Monday, August 15, 2011

Gathering Requirements for Open Source Projects

This past weekend was Dallas TechFest 2011. It was a great conference filled with great speakers and great attendees. Despite speaking at 9am both mornings (which I consider to be far too early in the morning for...well, anything), I had amazing turn outs for both presentations. In short, I had a blast, I got to hang out with great people, and I even learned at thing or two. But I digress.

For the abridged version, just stick to the big italic text. ;)

The Setup

Having so many community leaders in one place at one time, on Friday night a Dot Net User Group leader meetup was held, and this meeting took the form of a fishbowl. Many questions were raised, most got answers, but of course others only wound up raising more questions. Something particularly fun that happened when Devlin Liles raised the question, and I'm paraphrasing: "Why are so many SIG (special interest group) websites so crappy?"

After we all kicked this around for a while, and all the arguments seemed to boil down to the fact that everyone uses different systems to organize their groups, and there does not exists a univerially accepted and easy process to integrate them. As the conversation wound down, I hopped up in the one of the chairs and offered to help spearhead a project to write some type of new website that could help solve these problems.

Then something really really cool happened: a show of hands was called, and almost everyone in the room expressed an interest in contributing to such an open source website!

We very quickly decided to hold an open requirements gathering session the next day at Dallas TechFest (coincidentally to be held in the CodeSmith Hack Room). This is just another example of why I love being a member of the .NET community. It shows just how fun, interactive, and giving the this particular geek can be.

The Problem

Our story continues Saturday morning in the CodeSmith Hack room. Almost three dozen devs showed up to participate, meaning that our numbers had already grown since the previous night! We started out by making two lists on the rooms white board, "this it absolutely must do" and "things it absolutely must not do". The lists were drawn up, votes were cast, and then the drill down debate began.

It took us an additional 45 minutes to realize that the mistake had already been made: We had all listed off similar requirements, but we all had different visions of what this website would actually do.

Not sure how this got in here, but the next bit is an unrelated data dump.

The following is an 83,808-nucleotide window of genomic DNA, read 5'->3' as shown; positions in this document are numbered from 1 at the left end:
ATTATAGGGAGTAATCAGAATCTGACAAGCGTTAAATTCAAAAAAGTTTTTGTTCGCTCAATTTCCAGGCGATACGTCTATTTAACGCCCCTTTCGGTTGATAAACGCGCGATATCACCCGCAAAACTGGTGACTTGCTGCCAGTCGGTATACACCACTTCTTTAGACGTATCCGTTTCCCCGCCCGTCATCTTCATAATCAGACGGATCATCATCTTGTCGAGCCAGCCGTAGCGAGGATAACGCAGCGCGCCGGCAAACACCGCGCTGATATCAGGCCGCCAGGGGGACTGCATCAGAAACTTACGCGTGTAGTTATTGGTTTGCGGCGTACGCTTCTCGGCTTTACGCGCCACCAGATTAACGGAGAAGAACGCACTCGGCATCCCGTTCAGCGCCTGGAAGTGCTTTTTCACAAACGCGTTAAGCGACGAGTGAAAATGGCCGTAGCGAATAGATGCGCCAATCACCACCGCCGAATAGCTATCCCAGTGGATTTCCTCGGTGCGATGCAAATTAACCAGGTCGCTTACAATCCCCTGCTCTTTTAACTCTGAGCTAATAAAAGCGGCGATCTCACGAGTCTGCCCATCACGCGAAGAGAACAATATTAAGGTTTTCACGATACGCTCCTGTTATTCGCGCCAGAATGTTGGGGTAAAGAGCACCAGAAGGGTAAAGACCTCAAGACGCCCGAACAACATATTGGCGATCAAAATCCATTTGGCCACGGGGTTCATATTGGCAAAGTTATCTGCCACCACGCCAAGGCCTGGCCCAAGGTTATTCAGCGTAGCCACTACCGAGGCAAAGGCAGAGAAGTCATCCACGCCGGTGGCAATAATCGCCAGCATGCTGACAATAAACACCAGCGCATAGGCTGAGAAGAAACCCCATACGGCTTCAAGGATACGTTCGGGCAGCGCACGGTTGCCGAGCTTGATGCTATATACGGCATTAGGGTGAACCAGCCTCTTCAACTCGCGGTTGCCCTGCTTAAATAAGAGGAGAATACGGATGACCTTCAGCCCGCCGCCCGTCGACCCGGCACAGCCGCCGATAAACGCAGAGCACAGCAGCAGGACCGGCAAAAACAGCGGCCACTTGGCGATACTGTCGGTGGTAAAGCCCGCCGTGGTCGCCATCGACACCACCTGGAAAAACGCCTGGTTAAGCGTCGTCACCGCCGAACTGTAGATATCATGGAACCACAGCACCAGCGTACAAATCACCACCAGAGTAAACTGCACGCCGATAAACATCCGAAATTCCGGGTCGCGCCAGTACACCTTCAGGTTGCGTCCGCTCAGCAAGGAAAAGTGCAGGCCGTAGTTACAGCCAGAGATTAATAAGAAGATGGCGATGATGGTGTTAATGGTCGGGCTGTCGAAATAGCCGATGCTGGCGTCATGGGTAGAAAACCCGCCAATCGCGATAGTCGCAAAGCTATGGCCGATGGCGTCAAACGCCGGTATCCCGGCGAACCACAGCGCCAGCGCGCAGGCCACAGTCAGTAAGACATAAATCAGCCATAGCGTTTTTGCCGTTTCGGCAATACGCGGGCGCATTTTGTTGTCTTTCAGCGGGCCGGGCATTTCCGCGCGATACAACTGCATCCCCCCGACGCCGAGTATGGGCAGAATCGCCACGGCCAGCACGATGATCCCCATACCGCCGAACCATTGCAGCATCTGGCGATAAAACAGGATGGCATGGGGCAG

It took us a while, but we finally figured out that we were all using the same adjectives and verbs to describe different nouns. Finally we called a vote to discuss if we were talking about 1) a top down approach where the website collects and aggrigates data from other SIG sites, or 2) a bottom up approach where this is just an open source SIG website that anyone can host themselves.

So, why did it take us so long to identify the problem? Also, how could this miscommunication have been avoided?

The Solution

Countless statistics and case studies have pointed to the requirements phase as the key to determining whether not a project will succeed or fail. I view this as a modest reminder that no project is immune to this, especially not open source ones. I fear that developers, especially the rock stars who like to engage in open source projects, often forget this.

In my opinion, our particular situation could have been avoid if we had started by defining some basic use cases.

We started out by focusing on functional requirements, but depending on which permutation of these that we selected we would come out with very different products. If we had started out by defining some use cases, that might have helped us determine how our users would interact with this website and thus would have helped us better understand our functional requirements.


I am not saying that we should have broken out our UML Diagram tools. I am saying that by simply defining basic use cases we can help create a context in which to define functional requirements.

Here are some examples to help clarify this.

Objective: Create a website to help people find user groups.
Requirement 1: Must include user group information.
Requirement 2: Make events appear on a searchable calendar.
Requirement 3: Search for events by metroplex or geographical area.
Ambiguity: Is this a portal to other websites, or is it a hosting service for other websites?

Now, let's add two use cases (one for the end user, and one for the administrator) to clarify things.

Objective: Create a website to help people find user groups.
Requirement 1: Must include user group information.
Requirement 2: Make events appear on a searchable calendar.
Requirement 3: Search for events by metroplex or geographical area.
Use Case 1: Users may arrive at the website and see a list of upcoming events in their area.
Use Case 2: Administrators should be able to register their existing website with this portal.
Ambiguity: Not so much.

Anyway, I hope that helps! 


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